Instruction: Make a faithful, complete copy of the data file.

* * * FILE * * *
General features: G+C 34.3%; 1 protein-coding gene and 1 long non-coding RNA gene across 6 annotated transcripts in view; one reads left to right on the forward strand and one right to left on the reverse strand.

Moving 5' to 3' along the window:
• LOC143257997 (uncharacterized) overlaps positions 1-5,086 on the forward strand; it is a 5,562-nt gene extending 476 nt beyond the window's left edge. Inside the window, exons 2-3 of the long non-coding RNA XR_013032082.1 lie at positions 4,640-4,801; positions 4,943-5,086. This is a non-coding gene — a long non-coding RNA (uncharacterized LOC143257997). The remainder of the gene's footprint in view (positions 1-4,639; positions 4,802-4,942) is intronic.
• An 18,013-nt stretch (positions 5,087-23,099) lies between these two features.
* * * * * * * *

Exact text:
General features: G+C 34.3%; 1 protein-coding gene and 1 long non-coding RNA gene across 6 annotated transcripts in view; one reads left to right on the forward strand and one right to left on the reverse strand.

Moving 5' to 3' along the window:
• LOC143257997 (uncharacterized) overlaps positions 1-5,086 on the forward strand; it is a 5,562-nt gene extending 476 nt beyond the window's left edge. Inside the window, exons 2-3 of the long non-coding RNA XR_013032082.1 lie at positions 4,640-4,801; positions 4,943-5,086. This is a non-coding gene — a long non-coding RNA (uncharacterized LOC143257997). The remainder of the gene's footprint in view (positions 1-4,639; positions 4,802-4,942) is intronic.
• An 18,013-nt stretch (positions 5,087-23,099) lies between these two features.